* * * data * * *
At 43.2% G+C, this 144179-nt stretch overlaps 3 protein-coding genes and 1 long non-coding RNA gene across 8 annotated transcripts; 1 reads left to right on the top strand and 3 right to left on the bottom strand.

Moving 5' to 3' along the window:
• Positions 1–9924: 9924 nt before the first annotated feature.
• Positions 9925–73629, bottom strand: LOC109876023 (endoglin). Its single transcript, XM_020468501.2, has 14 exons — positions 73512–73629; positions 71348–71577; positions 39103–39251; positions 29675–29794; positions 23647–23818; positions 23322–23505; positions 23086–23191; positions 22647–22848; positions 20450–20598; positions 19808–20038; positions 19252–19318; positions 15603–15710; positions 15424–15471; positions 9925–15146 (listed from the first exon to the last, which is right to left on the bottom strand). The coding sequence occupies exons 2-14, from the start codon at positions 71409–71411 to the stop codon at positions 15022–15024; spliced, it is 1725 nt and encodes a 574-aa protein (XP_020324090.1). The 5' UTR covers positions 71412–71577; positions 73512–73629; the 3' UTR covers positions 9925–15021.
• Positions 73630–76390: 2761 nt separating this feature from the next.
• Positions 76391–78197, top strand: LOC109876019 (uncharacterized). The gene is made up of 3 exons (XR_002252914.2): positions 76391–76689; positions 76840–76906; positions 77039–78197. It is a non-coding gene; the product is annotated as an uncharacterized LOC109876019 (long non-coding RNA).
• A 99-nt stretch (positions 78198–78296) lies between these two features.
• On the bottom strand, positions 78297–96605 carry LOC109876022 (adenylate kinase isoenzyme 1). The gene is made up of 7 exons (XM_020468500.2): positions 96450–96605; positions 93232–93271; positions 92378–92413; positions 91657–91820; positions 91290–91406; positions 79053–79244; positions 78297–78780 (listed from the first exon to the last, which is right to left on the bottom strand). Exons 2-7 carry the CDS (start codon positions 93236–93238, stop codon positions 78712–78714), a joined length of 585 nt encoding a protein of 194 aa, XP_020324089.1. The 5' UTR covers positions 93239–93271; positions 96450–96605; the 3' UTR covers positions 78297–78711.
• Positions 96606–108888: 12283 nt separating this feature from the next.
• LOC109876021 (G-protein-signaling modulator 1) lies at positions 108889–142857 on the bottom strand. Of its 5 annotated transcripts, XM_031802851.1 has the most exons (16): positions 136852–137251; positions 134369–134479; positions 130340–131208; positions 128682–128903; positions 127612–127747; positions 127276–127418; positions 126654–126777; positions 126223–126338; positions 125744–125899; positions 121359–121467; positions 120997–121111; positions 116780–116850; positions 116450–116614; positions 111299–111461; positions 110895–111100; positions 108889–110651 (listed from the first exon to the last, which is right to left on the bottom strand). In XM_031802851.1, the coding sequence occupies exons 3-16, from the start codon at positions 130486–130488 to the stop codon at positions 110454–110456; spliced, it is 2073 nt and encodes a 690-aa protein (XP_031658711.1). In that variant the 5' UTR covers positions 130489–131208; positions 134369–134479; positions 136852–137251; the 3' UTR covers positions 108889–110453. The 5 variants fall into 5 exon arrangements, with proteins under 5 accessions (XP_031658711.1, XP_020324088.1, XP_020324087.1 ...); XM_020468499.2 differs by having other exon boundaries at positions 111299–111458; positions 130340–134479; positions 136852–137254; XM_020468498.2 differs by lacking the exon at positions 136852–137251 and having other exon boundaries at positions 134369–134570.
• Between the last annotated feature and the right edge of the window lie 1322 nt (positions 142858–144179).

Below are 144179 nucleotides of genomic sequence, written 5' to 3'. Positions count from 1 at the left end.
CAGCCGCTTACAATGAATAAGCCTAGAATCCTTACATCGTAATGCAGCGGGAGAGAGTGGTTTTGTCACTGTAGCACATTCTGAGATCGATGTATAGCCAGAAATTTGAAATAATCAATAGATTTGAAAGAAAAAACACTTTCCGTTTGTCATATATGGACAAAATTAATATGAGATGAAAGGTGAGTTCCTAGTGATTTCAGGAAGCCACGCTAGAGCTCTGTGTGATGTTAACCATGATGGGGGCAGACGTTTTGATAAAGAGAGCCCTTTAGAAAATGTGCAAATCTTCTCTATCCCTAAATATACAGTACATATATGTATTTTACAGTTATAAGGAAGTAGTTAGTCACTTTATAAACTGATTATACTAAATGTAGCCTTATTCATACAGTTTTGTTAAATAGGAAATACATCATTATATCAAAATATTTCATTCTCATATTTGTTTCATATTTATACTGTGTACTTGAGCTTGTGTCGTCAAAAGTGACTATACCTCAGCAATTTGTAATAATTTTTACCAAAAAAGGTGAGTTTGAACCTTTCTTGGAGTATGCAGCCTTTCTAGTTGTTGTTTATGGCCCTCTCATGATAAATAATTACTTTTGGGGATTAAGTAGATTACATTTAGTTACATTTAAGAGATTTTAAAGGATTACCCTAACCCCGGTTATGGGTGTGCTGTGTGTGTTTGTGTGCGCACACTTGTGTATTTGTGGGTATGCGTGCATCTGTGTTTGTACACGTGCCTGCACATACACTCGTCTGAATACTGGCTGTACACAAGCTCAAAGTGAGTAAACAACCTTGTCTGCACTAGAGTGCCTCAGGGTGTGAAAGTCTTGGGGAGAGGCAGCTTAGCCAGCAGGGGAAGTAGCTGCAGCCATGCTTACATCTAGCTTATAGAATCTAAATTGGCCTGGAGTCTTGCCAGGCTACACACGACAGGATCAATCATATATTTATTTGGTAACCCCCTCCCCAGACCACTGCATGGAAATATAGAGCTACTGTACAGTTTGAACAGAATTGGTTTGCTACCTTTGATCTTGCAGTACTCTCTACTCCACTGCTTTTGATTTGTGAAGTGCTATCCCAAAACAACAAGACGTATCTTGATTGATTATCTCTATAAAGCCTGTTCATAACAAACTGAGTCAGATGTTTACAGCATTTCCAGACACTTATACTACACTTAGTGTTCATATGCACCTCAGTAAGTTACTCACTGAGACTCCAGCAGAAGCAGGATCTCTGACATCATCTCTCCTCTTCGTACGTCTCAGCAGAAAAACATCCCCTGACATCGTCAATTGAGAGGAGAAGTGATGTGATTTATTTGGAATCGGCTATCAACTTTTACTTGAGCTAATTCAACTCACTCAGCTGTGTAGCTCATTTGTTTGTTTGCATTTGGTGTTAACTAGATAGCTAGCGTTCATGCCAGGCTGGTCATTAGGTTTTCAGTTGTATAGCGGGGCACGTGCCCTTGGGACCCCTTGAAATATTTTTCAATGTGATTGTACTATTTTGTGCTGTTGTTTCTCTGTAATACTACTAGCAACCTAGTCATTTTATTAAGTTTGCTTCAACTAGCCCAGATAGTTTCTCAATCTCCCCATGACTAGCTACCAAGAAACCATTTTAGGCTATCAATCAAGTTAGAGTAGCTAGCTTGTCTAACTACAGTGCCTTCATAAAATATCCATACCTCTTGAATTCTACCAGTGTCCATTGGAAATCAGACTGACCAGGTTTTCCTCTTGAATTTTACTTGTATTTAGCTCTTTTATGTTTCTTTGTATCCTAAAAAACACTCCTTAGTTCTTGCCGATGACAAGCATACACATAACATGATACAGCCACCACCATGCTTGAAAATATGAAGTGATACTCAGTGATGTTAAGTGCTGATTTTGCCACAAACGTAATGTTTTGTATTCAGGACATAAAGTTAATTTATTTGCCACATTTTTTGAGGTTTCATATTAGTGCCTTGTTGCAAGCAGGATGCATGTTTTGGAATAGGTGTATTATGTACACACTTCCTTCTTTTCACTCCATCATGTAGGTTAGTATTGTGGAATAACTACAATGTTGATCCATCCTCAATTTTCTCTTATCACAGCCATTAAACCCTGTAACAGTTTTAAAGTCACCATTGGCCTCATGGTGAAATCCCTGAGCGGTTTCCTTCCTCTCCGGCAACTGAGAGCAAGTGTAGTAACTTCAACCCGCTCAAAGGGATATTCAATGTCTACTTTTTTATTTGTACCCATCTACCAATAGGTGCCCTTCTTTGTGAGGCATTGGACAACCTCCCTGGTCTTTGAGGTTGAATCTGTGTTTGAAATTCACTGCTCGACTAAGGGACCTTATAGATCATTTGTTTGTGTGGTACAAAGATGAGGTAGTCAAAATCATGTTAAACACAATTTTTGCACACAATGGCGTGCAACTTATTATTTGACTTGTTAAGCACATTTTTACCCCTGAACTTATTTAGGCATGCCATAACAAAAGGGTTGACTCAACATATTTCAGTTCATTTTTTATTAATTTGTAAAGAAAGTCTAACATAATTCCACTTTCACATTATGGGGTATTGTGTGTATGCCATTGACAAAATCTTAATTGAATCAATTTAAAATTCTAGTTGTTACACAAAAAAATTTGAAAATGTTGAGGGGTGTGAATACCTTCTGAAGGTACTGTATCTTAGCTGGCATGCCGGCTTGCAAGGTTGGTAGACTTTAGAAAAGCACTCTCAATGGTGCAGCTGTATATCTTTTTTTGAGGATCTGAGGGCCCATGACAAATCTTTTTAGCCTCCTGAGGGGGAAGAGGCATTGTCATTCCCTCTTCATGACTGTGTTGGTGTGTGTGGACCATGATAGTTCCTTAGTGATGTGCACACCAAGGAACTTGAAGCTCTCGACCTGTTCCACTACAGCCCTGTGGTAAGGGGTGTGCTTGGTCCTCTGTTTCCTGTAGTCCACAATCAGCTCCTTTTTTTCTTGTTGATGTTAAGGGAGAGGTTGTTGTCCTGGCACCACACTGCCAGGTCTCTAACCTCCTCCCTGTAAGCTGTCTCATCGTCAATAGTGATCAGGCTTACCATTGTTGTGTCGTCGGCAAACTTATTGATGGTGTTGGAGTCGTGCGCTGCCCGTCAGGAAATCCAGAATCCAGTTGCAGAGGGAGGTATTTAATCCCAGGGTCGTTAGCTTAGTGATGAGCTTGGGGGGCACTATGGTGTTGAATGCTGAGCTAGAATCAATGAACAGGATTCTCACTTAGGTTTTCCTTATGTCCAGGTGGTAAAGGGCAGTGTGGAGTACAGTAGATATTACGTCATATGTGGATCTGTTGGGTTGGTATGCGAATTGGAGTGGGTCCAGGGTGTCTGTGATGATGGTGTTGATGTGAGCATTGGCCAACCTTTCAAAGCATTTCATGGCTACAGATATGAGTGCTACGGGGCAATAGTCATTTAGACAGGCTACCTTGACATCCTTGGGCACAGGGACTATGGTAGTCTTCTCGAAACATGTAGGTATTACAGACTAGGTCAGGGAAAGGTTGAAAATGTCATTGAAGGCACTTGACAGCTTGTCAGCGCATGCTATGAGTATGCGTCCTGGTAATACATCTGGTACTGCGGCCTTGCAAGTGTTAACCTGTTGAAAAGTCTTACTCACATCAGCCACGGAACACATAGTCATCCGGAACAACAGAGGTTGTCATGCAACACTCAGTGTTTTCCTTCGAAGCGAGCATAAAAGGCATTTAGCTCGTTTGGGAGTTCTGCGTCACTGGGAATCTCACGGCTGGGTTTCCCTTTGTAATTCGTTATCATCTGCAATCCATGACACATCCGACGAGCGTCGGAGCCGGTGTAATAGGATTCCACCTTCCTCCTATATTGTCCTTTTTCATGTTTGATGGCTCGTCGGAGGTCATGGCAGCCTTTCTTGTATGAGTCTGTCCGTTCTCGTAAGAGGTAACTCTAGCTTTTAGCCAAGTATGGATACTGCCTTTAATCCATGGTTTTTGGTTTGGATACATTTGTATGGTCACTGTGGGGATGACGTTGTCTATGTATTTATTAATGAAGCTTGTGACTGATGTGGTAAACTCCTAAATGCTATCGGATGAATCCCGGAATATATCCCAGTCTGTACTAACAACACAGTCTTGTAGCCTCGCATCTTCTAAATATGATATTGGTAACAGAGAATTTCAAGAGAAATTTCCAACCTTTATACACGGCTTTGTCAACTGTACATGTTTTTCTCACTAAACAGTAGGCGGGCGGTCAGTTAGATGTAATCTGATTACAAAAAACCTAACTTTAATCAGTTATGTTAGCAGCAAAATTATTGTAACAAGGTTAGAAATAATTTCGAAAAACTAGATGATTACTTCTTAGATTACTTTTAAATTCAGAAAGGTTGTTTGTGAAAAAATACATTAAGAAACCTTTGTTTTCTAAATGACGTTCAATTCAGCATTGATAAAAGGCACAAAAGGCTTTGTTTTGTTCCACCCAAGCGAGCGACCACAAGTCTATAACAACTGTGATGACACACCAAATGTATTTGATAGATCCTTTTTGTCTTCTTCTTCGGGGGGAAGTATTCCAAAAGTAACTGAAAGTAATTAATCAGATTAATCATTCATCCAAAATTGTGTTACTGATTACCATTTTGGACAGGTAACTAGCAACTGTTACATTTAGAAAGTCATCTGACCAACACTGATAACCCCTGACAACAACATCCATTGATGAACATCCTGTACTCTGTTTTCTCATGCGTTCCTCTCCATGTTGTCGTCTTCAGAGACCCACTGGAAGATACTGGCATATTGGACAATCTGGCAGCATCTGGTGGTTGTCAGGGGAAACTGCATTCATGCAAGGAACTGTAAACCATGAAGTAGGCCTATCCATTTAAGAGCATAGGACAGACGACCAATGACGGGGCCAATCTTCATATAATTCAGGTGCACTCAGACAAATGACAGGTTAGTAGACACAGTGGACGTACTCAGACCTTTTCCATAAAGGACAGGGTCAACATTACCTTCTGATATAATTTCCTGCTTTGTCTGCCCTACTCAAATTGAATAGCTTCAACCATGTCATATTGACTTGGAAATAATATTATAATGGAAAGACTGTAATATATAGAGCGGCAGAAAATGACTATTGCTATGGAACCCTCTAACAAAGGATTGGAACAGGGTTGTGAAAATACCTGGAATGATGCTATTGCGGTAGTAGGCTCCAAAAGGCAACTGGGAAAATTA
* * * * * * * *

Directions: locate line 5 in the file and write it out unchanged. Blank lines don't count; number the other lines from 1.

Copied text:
• Positions 73630–76390: 2761 nt separating this feature from the next.